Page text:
So PRECHARGE_ALL and AUTO_PRECHARGE provide cases for which the PRE_COUNT.* events *undercount* the actual number of page closings.  But the report is for PRE_COUNT.PAGE_MISS to exceed ACT_COUNT, which is certainly strange.   I have not seen this on my systems -- the values I get for the PCT_REQUESTS_PAGE_HIT, PCT_REQUESTS_PAGE_EMPTY, and PCT_REQUESTS_PAGE_MISS are all quite reasonable.

This brings up the question of the tool being used to count the events.  My initial experiments were all done by directly reading the performance counter registers in PCI configuration space, so I could be sure that all events are being counted.   Recent versions of the Linux kernel support access to these counters using the "perf" subsystem.  This appears to work on my systems, but it is certainly possible that "perf" is not counting these events all the time.  For example, the standard mode of operation only counts while your process is running, with the (virtual) counter values saved when your process is descheduled and restored when your process is rescheduled.  It is possible that the count of PRE_COUNT.PAGE_MISS (page conflicts) is elevated by the activity of code that ran while your code was descheduled -- for example, page conflicts could be due to evictions of dirty data that was written by a completely different process, and the ACTIVATE and PRE_COUNT events could be separated in time by such mechanisms.   I use the "-a" and "-A" options to "perf stat" to try to avoid missing activity that might lead to confusing results.   If you are using VTune, similar issues might apply, but I don't have any experience with the uncore counters using VTune.

My standard "perf stat" command to get memory traffic uses the same set of four events on all four memory controller channels on each Xeon E5-2680 chip.  The events are CAS_COUNT.RD, CAS_COUNT.WR, ACT_COUNT, and PRE_COUNT.PAGE_MISS.  These allow computing the derived metrics: MEMORY_BW_READS, MEMORY_BW_WRITES, PCT_REQUESTS_PAGE_HIT, PCT_REQUESTS_PAGE_EMPTY, and PCT_REQUESTS_PAGE_MISS.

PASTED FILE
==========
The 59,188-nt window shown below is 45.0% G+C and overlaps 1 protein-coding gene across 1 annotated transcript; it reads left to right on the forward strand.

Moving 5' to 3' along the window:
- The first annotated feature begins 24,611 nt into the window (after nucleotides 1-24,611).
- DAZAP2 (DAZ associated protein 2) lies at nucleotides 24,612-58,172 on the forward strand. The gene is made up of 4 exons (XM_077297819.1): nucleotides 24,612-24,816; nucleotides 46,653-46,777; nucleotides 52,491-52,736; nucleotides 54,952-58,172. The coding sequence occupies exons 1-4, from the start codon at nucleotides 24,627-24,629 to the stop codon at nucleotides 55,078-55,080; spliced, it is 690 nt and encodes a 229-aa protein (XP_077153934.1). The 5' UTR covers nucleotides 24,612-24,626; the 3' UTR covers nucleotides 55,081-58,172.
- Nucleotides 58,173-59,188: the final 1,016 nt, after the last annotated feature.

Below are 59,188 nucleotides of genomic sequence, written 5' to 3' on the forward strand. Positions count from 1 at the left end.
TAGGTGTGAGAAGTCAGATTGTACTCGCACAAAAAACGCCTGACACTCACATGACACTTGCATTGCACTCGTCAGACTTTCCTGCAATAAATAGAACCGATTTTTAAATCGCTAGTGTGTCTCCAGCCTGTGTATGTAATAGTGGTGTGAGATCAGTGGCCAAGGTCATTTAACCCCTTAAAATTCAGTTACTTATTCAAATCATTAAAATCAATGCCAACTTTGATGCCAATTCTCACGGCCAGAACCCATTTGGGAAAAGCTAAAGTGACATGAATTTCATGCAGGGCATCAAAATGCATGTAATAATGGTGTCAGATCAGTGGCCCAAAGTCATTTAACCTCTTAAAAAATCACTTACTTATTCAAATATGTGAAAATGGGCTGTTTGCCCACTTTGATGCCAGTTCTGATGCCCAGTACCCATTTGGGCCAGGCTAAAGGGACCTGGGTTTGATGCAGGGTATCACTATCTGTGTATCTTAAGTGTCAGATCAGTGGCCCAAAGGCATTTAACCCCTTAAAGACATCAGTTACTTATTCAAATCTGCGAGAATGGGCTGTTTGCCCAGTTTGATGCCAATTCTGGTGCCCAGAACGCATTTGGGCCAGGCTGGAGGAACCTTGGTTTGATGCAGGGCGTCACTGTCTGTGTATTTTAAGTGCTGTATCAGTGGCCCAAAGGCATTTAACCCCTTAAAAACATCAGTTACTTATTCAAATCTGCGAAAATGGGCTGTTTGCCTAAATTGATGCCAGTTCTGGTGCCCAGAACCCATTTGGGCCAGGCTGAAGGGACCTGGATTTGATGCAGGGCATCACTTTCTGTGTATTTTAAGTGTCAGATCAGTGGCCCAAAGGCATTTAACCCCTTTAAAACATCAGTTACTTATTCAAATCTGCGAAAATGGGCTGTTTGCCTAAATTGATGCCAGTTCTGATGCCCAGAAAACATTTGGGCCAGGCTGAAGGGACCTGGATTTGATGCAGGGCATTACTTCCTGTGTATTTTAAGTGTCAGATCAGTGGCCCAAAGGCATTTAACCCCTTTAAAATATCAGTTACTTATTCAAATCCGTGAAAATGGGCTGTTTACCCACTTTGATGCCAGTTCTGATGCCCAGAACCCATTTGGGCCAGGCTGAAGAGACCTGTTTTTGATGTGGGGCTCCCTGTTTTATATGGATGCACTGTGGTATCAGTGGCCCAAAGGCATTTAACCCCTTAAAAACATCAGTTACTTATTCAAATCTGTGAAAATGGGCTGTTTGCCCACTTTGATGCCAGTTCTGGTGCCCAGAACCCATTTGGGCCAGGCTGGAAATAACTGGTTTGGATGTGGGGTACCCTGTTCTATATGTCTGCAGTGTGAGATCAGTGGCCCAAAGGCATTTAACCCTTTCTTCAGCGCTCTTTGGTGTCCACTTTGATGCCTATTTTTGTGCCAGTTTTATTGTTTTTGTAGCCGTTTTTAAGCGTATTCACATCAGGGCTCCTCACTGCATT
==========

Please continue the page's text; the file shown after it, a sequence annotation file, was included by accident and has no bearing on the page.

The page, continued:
# Set some variables to hold the very long list of options for "perf stat"
SET1='-e "uncore_imc_0/event=0x04,umask=0x03/" -e "uncore_imc_1/event=0x04,umask=0x03/ -e "uncore_imc_2/event=0x04,umask=0x03/" -e "uncore_imc_3/event=0x04,umask=0x03/"'
SET2='-e "uncore_imc_0/event=0x04,umask=0x0c/" -e "uncore_imc_1/event=0x04,umask=0x0c/ -e "uncore_imc_2/event=0x04,umask=0x0c/" -e "uncore_imc_3/event=0x04,umask=0x0c/"'
SET3='-e "uncore_imc_0/event=0x01,umask=0x00/" -e "uncore_imc_1/event=0x01,umask=0x00/ -e "uncore_imc_2/event=0x01,umask=0x00/" -e "uncore_imc_3/event=0x01,umask=0x00/"'
SET4='-e "uncore_imc_0/event=0x02,umask=0x01/" -e "uncore_imc_1/event=0x02,umask=0x01/ -e "uncore_imc_2/event=0x02,umask=0x01/" -e "uncore_imc_3/event=0x02,umask=0x01/"'

perf stat -o perf.output -x , -a -A -C 0,9 $SET1 $SET2 $SET3 $SET4 a.out

When I run the STREAM benchmark under this harness on a dedicated machine, the reported results are quite reasonable -- especially when I set the benchmark repetition count (NTIMES) to a larger value (e.g., 100) to minimize the fraction of the traffic that is associated with the data initialization phase.  (It is hard to tell how many times the OS is going to touch memory when initializing a 4 KiB page, for example.)

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Interesting.I do a experiment on my SandyBridge platform, which have two Intel E5-2620 processors and twenty-four 4GB DIMMs.

I monitor the ACT_COUNT and PRE_COUNT.PAGE_MISS when do a memory read test using lmbench.

the test code is:

numactl -N 0 -m 1 ./bw_mem -P 6 -N 30 1024M rd

and the monitor result is:

Channel            ACT_COUNT        PRE_COUNT.PAGE_MISS
Socket 0 Channel 0         10338532          5531546
Socket 0 Channel 1         10349095          5561072
Socket 0 Channel 2         10424098          5638015
Socket 0 Channel 3         10476117          5668632
Socket 1 Channel 0           148862             1994
Socket 1 Channel 1            54473             3174
Socket 1 Channel 2            49050             1925
Socket 1 Channel 3            45774             1759

The ACT_COUNT is exactly much bigger than PRE_COUNT.PAGE_MISS.

So,Qian, your problem may be your PCM code, or your platform:)